The government says it is "doing everything it can" to ensure the Chilcot Inquiry is able to publish its long-awaited report into the Iraq report quickly, after a deal was finally reached to disclose the "gists" of conversations between George W Bush and Tony Blair.
Resolving this issue has taken longer than originally hoped but these are sensitive issues [...]
The Government and the Inquiry are working to ensure the Inquiry's report is published as soon as possible and the Government is doing everything it can to facilitate that.
An agreement has been reached over disclosing sensitive documents detailing discussions between Tony Blair and George Bush over Iraq.
Sir Jeremy Heywood, the Government's most senior civil servant, who was principal private secretary to Mr Blair in 10 Downing Street in the run-up to the war, has agreed the principles of handing over the "gists and quotes" of correspondence between the two former leaders.
Under review will be 25 notes from Mr Blair to Mr Bush and more than 130 records of conversations between the former Prime Minister and then US president.
In a letter to Sir Jeremy, Sir John Chilcot, the head of the Iraq inquiry, said "the use of direct quotation from the documents should be the minimum necessary".
Scientists from University of Oxford analysed changes made to 10 language editions of the site - which allows users to contribute to and edit articles - to find out which entries received the most edits from users.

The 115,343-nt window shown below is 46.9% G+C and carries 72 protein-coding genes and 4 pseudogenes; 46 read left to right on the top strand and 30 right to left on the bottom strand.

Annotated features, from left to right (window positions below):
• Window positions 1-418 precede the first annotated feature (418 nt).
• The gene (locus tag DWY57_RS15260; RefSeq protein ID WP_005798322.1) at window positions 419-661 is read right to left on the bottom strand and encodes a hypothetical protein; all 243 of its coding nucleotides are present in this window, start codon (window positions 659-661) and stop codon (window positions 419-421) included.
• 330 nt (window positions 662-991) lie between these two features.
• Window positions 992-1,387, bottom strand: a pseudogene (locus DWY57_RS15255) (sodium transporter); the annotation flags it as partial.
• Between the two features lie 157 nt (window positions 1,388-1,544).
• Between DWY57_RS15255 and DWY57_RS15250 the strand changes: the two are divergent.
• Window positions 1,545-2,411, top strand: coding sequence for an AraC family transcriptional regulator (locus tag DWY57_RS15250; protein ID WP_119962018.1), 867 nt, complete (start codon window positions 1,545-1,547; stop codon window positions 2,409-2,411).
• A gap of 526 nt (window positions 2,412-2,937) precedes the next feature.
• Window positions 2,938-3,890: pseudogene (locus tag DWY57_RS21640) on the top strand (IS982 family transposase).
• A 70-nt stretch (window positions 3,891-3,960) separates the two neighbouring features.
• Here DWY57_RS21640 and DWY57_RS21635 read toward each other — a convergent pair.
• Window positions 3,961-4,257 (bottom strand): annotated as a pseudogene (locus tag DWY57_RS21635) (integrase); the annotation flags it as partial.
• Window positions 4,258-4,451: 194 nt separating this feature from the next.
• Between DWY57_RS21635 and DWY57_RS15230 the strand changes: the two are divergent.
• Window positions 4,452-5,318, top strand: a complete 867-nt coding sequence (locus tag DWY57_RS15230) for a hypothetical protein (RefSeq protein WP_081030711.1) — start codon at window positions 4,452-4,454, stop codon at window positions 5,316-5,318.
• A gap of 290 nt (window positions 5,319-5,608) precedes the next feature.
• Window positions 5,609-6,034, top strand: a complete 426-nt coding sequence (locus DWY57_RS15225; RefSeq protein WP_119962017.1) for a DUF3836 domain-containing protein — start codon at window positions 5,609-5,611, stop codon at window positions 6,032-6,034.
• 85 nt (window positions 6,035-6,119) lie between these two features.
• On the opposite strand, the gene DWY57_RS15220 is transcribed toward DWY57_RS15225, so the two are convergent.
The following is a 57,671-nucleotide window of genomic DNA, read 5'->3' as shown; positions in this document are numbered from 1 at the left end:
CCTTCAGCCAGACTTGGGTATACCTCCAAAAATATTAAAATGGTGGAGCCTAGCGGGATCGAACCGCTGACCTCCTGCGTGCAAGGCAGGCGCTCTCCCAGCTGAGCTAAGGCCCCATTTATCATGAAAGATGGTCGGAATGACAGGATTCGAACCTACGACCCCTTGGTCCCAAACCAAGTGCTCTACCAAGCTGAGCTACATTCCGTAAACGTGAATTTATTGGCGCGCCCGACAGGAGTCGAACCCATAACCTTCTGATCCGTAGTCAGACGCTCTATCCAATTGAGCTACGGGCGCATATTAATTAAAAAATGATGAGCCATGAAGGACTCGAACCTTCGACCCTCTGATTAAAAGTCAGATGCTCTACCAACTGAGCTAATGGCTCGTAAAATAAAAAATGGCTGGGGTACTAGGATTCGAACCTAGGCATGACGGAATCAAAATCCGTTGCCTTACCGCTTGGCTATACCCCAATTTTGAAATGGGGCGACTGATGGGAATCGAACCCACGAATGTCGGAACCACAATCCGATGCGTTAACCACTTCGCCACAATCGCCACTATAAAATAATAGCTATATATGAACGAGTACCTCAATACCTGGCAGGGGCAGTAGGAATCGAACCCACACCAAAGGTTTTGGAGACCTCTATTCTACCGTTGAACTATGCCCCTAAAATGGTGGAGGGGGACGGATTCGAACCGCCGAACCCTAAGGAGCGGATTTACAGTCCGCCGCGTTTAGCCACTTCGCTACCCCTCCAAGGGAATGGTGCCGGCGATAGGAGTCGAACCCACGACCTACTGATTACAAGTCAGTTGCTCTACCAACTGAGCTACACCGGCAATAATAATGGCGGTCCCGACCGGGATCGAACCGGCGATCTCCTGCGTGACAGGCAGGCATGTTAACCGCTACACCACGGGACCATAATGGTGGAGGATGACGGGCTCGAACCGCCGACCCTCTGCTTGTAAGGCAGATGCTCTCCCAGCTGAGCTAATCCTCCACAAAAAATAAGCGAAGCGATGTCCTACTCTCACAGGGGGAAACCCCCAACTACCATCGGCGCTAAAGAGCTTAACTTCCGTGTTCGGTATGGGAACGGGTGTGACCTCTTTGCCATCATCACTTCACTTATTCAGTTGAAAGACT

Other entries making up the top ten of most edited entries in the English language were: Anarchism, Global Warming, Jesus, Christianity, The Prophet Muhammad, United States, race and intelligence, circumcision and finally World Wrestling Entertainment employees.
President Barack Obama has praised George W Bush at the dedication of the former president's library for showing strength and resolve in the days after the September 11 attacks and said if Congress passes immigration reform "it will be in large part thanks to the hard work" of his predecessor.
Mr Obama spoke along with all four living former presidents in a rare reunion honouring one of their own at the opening of the George W Bush Presidential Centre.
Mr Bush, the country's 43rd president, gave a closing speech with tears welling in his eyes."My deepest conviction, the guiding principle of the administration, is that the United States of America must strive to expand the reach of freedom," Mr Bush said.
"I believe that freedom is a gift from God and the hope of every human heart."